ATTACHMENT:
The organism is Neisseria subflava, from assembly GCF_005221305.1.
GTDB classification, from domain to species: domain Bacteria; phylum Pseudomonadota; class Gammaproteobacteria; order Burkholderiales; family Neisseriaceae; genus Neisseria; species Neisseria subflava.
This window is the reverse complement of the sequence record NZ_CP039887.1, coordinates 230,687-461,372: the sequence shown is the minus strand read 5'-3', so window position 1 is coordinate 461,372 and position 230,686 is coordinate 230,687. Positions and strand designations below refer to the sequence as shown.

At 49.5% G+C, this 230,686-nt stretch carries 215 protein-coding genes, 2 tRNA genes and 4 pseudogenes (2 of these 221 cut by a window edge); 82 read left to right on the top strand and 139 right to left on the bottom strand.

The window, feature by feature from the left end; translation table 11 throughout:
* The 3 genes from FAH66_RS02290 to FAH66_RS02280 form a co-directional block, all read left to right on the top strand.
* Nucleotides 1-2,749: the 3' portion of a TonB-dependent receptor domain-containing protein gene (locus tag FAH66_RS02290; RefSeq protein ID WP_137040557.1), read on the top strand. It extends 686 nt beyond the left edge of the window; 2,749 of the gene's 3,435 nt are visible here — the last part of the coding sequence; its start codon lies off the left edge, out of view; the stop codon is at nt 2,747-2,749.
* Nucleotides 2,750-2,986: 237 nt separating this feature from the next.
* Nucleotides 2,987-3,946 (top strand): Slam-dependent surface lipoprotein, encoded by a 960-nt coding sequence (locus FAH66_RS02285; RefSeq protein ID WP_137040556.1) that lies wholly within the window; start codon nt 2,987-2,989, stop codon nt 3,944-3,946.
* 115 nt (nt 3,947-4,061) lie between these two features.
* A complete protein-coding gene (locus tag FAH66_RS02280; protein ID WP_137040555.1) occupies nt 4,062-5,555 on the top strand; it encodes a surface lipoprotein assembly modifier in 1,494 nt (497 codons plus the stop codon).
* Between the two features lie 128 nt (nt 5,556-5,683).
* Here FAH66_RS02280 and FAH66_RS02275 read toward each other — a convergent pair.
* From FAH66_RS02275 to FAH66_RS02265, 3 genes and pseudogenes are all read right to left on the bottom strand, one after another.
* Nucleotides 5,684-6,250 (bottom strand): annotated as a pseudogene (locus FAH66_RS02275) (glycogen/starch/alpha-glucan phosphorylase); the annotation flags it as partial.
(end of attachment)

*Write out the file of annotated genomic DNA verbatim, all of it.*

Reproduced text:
The organism is Neisseria subflava, from assembly GCF_005221305.1.
GTDB classification, from domain to species: domain Bacteria; phylum Pseudomonadota; class Gammaproteobacteria; order Burkholderiales; family Neisseriaceae; genus Neisseria; species Neisseria subflava.
This window is the reverse complement of the sequence record NZ_CP039887.1, coordinates 230,687-461,372: the sequence shown is the minus strand read 5'-3', so window position 1 is coordinate 461,372 and position 230,686 is coordinate 230,687. Positions and strand designations below refer to the sequence as shown.

At 49.5% G+C, this 230,686-nt stretch carries 215 protein-coding genes, 2 tRNA genes and 4 pseudogenes (2 of these 221 cut by a window edge); 82 read left to right on the top strand and 139 right to left on the bottom strand.

The window, feature by feature from the left end; translation table 11 throughout:
* The 3 genes from FAH66_RS02290 to FAH66_RS02280 form a co-directional block, all read left to right on the top strand.
* Nucleotides 1-2,749: the 3' portion of a TonB-dependent receptor domain-containing protein gene (locus tag FAH66_RS02290; RefSeq protein ID WP_137040557.1), read on the top strand. It extends 686 nt beyond the left edge of the window; 2,749 of the gene's 3,435 nt are visible here — the last part of the coding sequence; its start codon lies off the left edge, out of view; the stop codon is at nt 2,747-2,749.
* Nucleotides 2,750-2,986: 237 nt separating this feature from the next.
* Nucleotides 2,987-3,946 (top strand): Slam-dependent surface lipoprotein, encoded by a 960-nt coding sequence (locus FAH66_RS02285; RefSeq protein ID WP_137040556.1) that lies wholly within the window; start codon nt 2,987-2,989, stop codon nt 3,944-3,946.
* 115 nt (nt 3,947-4,061) lie between these two features.
* A complete protein-coding gene (locus tag FAH66_RS02280; protein ID WP_137040555.1) occupies nt 4,062-5,555 on the top strand; it encodes a surface lipoprotein assembly modifier in 1,494 nt (497 codons plus the stop codon).
* Between the two features lie 128 nt (nt 5,556-5,683).
* Here FAH66_RS02280 and FAH66_RS02275 read toward each other — a convergent pair.
* From FAH66_RS02275 to FAH66_RS02265, 3 genes and pseudogenes are all read right to left on the bottom strand, one after another.
* Nucleotides 5,684-6,250 (bottom strand): annotated as a pseudogene (locus FAH66_RS02275) (glycogen/starch/alpha-glucan phosphorylase); the annotation flags it as partial.